1. To disseminate his or her views to the world. Dan Brown is a world renowned, and world tolerated, author. CHECK.

2. To reference Jesus with an anagram of his or her name. Dan Brown easily becomes Ban Drown. What better way to ban drowning than to walk on water? CHECK.

3. To be Jesus’ living heir, he or she would undoubtedly be alive. Dan Brown is, and here’s the smoking crucifix, alive. CHECKMATE.

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Conspiracy Claim: Roman soldiers only assumed Jesus had died during crucifixion, when in actuality he merely fainted and was taken down from the cross. Thus, the “resurrection” was merely Jesus regaining consciousness, not a mythical return from the dead proving Jesus’ claim as the son of God.

Debunking Claim: Roman law was very precise and thorough regarding crucifixions. There isn’t a possibility that Jesus was removed from the cross while still alive.

Rebunking Claim: Whether Jesus died or survived his time hanging out on the cross is irrelevant, what mattered to the Church was that he was on the cross. Why? Where do you think the Catholic Church’s money, rumored to be around $15 billion (5 Avatars worth of money!), comes from? Real estate holdings and investments in banking? Ye of little faith and even less knowledge! It’s from selling crucifixes and crosses! The religion aspect is nice and everything, but the Church is all about the merch.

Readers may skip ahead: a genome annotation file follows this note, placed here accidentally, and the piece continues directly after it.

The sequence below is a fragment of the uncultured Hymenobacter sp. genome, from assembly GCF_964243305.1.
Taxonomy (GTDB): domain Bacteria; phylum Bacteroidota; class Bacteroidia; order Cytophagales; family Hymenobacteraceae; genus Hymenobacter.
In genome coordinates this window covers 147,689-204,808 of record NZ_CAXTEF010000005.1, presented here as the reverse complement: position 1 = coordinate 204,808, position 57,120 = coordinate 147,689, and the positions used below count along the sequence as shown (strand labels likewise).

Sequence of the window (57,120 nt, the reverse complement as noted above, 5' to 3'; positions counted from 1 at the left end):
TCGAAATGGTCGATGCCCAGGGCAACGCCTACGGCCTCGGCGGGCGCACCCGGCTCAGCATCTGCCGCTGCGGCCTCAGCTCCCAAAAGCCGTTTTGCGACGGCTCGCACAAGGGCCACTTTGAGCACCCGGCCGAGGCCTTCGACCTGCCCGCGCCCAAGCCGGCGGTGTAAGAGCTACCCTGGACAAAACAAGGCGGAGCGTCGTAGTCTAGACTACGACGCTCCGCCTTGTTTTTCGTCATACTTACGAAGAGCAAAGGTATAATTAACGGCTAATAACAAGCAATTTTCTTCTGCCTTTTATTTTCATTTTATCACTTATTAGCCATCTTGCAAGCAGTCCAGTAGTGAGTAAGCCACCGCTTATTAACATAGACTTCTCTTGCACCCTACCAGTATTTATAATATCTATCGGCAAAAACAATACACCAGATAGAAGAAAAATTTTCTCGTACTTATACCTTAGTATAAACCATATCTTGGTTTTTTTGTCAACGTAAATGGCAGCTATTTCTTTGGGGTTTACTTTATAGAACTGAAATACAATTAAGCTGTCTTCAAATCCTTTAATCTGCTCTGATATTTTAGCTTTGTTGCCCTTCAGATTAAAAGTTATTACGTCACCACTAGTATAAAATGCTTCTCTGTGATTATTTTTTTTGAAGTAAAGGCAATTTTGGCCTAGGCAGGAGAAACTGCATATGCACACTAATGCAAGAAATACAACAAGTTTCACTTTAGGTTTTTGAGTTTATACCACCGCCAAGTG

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Conspiracy Claim: The Church has suppressed and erased evidence of Jesus’ belief in reincarnation as it does not fall in line with the Church’s other tenets and teachings.

Debunking Claim: This claim only stems from the writings of Origen, an early Christian theologian who was later considered a heretic. None of the numerous other theologians or Biblical scholars support Jesus’ espousing a belief in reincarnation.

Rebunking Claim: Jesus believed all sorts of crazy stuff that the Church has attempted to cover up. He even planned on adding 5 additional Commandments to the established ten, however the Church conveniently made these changes “disappear.” Below is the only surviving proof of Jesus’ proposed additions, which I photographed inside the Vatican’s vaults while posing as a City Pope Inspector, I job I hadn’t actually had for months.

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Conspiracy Claim: Jesus simply didn’t exist. Jesus and Christianity were invented by members of secret societies and mystery schools into order to unify the Roman Empire under one state religion.

Debunking Claim: This “Christ-Myth” theory finds virtually no support from scholars. Even non-religious scholars believe in the historical evidence that Jesus was a real person and had some involvement in the creation of Christianity.

Rebunking Claim: Jesus had to exist or else Dan Brown wouldn’t be here. And if Dan Brown is one thing, it’s here.